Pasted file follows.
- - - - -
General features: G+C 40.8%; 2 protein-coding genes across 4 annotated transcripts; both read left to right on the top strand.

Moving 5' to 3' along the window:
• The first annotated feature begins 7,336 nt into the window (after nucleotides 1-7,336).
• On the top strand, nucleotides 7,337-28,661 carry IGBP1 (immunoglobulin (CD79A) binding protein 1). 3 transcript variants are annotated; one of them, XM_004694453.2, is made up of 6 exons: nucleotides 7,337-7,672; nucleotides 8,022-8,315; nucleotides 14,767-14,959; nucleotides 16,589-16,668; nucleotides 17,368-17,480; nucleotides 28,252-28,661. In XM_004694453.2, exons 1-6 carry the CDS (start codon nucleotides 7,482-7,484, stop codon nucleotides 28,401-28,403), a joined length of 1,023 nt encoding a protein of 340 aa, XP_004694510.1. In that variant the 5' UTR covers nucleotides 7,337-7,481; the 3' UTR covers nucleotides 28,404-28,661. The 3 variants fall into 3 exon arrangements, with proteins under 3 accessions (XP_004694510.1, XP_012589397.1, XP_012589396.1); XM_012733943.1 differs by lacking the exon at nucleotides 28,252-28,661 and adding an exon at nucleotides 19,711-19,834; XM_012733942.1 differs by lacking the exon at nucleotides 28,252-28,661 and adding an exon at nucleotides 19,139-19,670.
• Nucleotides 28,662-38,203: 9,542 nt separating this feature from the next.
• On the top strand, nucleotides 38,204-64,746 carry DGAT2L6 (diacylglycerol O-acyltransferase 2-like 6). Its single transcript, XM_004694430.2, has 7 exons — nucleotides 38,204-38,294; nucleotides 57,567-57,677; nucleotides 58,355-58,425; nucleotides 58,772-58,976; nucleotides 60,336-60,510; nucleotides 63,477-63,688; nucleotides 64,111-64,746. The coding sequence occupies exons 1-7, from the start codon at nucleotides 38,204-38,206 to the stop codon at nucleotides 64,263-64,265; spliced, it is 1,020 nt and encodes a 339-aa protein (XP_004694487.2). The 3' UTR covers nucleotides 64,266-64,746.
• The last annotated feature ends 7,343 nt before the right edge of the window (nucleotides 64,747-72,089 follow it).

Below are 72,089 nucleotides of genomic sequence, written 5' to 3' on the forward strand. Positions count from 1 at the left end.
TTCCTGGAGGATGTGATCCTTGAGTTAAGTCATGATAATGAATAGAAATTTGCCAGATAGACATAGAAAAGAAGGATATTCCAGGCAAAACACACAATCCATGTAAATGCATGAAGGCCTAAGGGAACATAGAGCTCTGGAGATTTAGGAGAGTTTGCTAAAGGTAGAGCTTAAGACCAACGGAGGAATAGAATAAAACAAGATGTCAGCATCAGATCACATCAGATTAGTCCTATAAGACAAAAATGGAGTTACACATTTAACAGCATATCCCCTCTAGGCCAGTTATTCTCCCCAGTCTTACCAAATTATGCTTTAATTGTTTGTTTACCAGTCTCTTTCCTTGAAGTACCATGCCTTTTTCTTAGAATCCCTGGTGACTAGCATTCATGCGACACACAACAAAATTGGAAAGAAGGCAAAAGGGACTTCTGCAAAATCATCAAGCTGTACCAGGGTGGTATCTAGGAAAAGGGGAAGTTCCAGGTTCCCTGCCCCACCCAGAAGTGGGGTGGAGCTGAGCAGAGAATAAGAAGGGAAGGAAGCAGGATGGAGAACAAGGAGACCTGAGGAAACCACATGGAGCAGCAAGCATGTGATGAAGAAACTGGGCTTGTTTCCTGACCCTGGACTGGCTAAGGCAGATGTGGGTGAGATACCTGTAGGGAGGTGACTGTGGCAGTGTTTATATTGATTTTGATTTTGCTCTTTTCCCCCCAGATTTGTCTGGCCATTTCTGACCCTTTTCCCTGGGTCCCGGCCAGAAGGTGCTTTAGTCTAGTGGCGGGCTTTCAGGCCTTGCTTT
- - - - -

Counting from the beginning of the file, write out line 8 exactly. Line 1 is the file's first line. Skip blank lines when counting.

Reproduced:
Below are 72,089 nucleotides of genomic sequence, written 5' to 3' on the forward strand. Positions count from 1 at the left end.